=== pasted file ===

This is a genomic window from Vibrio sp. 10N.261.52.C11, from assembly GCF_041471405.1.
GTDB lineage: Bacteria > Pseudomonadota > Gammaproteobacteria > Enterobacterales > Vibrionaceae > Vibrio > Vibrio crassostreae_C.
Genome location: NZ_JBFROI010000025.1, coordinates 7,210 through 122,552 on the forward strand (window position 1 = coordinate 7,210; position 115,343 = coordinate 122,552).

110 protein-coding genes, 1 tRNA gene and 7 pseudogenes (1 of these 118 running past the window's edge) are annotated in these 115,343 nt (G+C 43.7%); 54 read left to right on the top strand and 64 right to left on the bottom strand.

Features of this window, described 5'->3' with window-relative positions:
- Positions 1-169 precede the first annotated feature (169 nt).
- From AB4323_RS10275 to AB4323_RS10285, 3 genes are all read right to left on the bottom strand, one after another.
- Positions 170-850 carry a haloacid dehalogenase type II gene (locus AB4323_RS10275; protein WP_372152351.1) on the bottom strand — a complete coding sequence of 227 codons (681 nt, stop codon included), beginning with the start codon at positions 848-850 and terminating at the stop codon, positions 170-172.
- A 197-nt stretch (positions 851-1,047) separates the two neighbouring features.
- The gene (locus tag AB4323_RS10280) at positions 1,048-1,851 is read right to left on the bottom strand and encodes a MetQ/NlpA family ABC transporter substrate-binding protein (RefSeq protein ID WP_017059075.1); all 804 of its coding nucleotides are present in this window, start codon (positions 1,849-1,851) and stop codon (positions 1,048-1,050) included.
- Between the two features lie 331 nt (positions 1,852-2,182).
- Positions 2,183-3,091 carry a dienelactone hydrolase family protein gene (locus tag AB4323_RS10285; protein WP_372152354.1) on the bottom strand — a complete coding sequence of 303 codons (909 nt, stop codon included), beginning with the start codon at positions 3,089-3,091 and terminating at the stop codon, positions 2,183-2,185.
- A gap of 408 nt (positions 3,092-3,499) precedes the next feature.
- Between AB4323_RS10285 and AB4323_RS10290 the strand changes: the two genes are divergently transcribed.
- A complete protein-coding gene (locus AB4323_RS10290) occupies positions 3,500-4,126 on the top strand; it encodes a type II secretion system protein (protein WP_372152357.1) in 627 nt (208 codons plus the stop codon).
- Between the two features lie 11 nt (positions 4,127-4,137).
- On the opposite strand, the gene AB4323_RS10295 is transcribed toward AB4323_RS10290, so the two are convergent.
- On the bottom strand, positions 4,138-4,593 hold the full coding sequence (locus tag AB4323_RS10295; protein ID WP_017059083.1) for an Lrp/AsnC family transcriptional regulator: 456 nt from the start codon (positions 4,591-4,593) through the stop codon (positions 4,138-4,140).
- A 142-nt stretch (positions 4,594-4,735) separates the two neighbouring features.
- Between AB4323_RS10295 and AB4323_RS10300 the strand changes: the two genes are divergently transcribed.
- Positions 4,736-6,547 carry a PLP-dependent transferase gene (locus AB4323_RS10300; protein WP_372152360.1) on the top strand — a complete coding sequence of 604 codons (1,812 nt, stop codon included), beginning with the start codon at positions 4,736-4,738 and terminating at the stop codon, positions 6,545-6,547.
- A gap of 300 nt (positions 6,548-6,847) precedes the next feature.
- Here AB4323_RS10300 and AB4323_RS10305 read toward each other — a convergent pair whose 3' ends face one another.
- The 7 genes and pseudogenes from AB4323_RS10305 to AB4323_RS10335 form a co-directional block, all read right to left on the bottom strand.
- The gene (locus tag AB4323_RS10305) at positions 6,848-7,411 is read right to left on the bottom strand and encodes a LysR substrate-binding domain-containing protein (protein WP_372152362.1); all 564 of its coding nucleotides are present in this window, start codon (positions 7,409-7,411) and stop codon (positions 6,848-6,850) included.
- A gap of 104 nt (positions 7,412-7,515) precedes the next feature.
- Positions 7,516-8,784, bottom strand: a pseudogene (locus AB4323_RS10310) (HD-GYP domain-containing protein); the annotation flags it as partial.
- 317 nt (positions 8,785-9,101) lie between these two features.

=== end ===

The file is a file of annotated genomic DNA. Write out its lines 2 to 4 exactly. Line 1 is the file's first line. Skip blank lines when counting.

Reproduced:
GTDB lineage: Bacteria > Pseudomonadota > Gammaproteobacteria > Enterobacterales > Vibrionaceae > Vibrio > Vibrio crassostreae_C.
Genome location: NZ_JBFROI010000025.1, coordinates 7,210 through 122,552 on the forward strand (window position 1 = coordinate 7,210; position 115,343 = coordinate 122,552).

110 protein-coding genes, 1 tRNA gene and 7 pseudogenes (1 of these 118 running past the window's edge) are annotated in these 115,343 nt (G+C 43.7%); 54 read left to right on the top strand and 64 right to left on the bottom strand.